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Israel Lost

Tina was literally banging on the coffee table. The teacups rattled and a few biscuits slipped off the silver plate on the table.

“How could they do that?!” Tina exclaimed for the third time.

We were sitting in Edan Levy’s home in McLean, Virginia this Sunday, watching Clarissa Ward reporting from Gaza on CNN. Tears started coming down Tina’s cheeks. Hadassa, Edan’s wife, moved to console Tina.

I must admit the scenes on the large television screen were horrifying. My own eyes were watering – an unusual event for a person who lived through two wars in 1967 and 1973.

Watching children with amputated legs, half their faces burnt, eyes lost, heads damaged and more, was gut-wrenching.

Edan turned the TV off. There was a long moment of silence.

David Morrison, a well-known art collector living in NY, was wiping his glasses with his handkerchief. His wife Diana, sitting beside him on the couch, was fiddling with her bag.

Tina was shaking and Hadassa was hugging her. Sam Hunter, Edan’s partner and the reason I was here for this Sunday brunch, got up from his seat and walked out of the room, leaving Edan, Hadassa, Tina and her son Rob, David and Diana plus myself sitting in Edan’s beautifully designed winter garden structure with floor-to-ceiling windows overlooking a massive well-designed garden.

Edan broke the silence and, in his deep sombre voice, said: “Israel has lost.”

David reacted by explaining that what we saw was collateral damage and the fault was all due to what Hamas did on October 7. Tina reacted angrily, almost shouting that what we saw was unacceptable under any circumstance.

“Murdering children and innocent civilians is not excusable… plus never forget destruction begets destruction,” Tina said, wiping her eyes.

Tina, a famous designer, composed herself and explained that she had been to Israel and the Palestinian Territories at least six times and found both Israelis and Palestinians very similar. She explained that she benefited from their culture in her designs, but after what she had seen, she was never going back.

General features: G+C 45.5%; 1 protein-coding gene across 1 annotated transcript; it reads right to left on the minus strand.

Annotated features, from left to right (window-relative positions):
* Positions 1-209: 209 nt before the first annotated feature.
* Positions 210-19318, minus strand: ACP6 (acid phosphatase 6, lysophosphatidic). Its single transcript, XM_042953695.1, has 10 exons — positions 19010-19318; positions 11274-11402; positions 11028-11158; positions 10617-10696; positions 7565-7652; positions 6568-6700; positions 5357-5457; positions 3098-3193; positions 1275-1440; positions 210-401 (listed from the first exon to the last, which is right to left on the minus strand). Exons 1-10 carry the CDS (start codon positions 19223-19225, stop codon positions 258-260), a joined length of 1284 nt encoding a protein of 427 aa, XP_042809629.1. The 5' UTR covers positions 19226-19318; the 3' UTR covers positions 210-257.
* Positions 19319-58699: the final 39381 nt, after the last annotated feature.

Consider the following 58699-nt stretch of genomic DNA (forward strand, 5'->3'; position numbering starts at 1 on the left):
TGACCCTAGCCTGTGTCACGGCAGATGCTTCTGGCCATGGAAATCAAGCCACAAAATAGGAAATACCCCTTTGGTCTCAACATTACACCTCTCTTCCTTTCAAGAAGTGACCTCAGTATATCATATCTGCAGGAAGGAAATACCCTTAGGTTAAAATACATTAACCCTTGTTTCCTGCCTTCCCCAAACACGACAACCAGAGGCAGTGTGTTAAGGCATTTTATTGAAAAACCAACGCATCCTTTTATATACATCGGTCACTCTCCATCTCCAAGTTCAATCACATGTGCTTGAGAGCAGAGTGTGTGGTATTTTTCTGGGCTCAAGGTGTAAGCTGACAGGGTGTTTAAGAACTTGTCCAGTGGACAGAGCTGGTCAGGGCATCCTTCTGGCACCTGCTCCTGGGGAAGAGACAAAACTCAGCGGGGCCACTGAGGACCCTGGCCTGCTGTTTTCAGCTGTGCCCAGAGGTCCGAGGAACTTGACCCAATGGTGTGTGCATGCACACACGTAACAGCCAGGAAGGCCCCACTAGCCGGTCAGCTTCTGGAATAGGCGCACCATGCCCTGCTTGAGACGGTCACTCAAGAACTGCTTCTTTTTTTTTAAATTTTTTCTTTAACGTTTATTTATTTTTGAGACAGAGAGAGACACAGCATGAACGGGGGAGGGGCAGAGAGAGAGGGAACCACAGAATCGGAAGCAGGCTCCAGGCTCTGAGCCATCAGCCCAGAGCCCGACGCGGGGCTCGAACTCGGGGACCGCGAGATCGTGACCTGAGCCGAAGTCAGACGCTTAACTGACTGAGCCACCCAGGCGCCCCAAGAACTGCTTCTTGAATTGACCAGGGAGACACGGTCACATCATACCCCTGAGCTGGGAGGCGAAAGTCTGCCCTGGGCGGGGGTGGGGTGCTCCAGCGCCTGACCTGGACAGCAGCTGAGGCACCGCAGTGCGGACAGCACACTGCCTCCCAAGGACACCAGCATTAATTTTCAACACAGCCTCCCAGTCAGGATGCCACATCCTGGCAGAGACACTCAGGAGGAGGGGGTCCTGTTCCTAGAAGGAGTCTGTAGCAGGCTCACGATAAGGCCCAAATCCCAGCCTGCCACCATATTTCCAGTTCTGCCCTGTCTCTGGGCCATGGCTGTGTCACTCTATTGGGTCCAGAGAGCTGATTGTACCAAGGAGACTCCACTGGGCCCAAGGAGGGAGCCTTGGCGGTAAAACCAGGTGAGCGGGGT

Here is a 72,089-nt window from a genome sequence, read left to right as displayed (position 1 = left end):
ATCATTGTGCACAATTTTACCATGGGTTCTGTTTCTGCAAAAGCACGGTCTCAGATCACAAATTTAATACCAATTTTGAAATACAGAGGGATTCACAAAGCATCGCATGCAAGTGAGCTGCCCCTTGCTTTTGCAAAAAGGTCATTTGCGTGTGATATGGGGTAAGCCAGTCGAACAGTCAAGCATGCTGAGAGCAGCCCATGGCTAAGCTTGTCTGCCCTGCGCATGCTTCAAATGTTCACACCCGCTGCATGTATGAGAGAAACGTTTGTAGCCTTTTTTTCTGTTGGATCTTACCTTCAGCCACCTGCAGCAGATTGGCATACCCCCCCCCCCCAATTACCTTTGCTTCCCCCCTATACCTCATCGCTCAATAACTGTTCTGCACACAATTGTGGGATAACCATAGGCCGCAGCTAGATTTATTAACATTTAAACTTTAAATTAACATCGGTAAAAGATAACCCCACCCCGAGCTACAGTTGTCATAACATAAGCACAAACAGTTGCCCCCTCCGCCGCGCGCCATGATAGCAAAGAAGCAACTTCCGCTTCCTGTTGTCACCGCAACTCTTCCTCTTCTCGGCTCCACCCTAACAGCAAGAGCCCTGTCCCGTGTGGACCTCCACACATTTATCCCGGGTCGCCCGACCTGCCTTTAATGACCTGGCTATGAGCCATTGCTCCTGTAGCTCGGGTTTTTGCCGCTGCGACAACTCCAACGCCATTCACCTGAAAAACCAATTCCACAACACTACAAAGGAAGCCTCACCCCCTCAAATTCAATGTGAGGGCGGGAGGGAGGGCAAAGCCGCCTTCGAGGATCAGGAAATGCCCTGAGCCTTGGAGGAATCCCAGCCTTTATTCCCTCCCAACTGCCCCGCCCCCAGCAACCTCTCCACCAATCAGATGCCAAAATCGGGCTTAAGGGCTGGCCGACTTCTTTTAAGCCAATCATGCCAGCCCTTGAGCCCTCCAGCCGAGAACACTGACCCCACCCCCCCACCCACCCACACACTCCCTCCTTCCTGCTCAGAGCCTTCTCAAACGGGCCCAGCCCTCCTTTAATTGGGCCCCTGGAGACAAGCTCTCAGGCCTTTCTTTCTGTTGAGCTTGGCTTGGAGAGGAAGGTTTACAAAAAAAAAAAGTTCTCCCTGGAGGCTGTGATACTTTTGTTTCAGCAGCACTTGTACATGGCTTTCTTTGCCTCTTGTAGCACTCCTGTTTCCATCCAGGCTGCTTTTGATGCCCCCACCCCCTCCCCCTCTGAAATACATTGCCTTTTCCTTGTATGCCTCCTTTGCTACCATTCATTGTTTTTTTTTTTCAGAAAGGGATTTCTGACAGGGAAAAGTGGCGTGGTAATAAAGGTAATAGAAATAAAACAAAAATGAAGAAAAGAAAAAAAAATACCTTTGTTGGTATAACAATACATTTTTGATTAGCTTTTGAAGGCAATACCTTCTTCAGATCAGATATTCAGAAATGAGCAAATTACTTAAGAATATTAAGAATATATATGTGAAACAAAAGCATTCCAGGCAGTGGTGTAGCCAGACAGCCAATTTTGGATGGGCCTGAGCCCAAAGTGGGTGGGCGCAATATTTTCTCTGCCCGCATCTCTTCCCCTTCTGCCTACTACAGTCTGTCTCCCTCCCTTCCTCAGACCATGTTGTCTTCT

Hadassa said: “What Hamas did was barbaric and unleashed the Israelis.”

Tina responded that Israel, a nation-state with a powerful army, dropping thousands of dumb bombs, was not only more barbaric but undertaking clear and present genocide. She added I cannot believe as a human being how the world is blind.

Sam walked back into the room and took his seat. David responded to Tina saying that she was too harsh and unable to understand the Israeli state of mind.

“State of mind,” Tina retorted, “how can you say that?” She started in her seat, staring at David, explaining that facts speak for themselves. “First,” she said, “yes, Israel lost 1300 Israelis in horrific circumstances plus hostages, but killing and murdering more than 30,000 Palestinians of which 9000 are children is ethnic cleansing… Second,” she added, gesturing with her fingers, “the false narrative of minimizing Palestinian civilian lives and pinpointing Hamas terrorists are blatant lies… Third, promising to continue this genocide will not end Hamas but will give birth to horrors for generations to come… Fourth, I am ashamed watching America sinking all ceasefire attempts and encouraging Israel under a false guise of the right of self-defence.”

Sam responded by saying that, sadly, Tina not only had a valid viewpoint but that what was underway was nothing less than a catastrophe that undermined Israel’s moral standing and human logic. He added that Netanyahu historically will be recognized as the worst Israeli leader because he gave birth to Hamas, financed Hamas, undermined the Palestinian Authority, refused to negotiate with the Palestinians, not even to recognize them, and led the path to make Israel an apartheid state with gun loose settlers.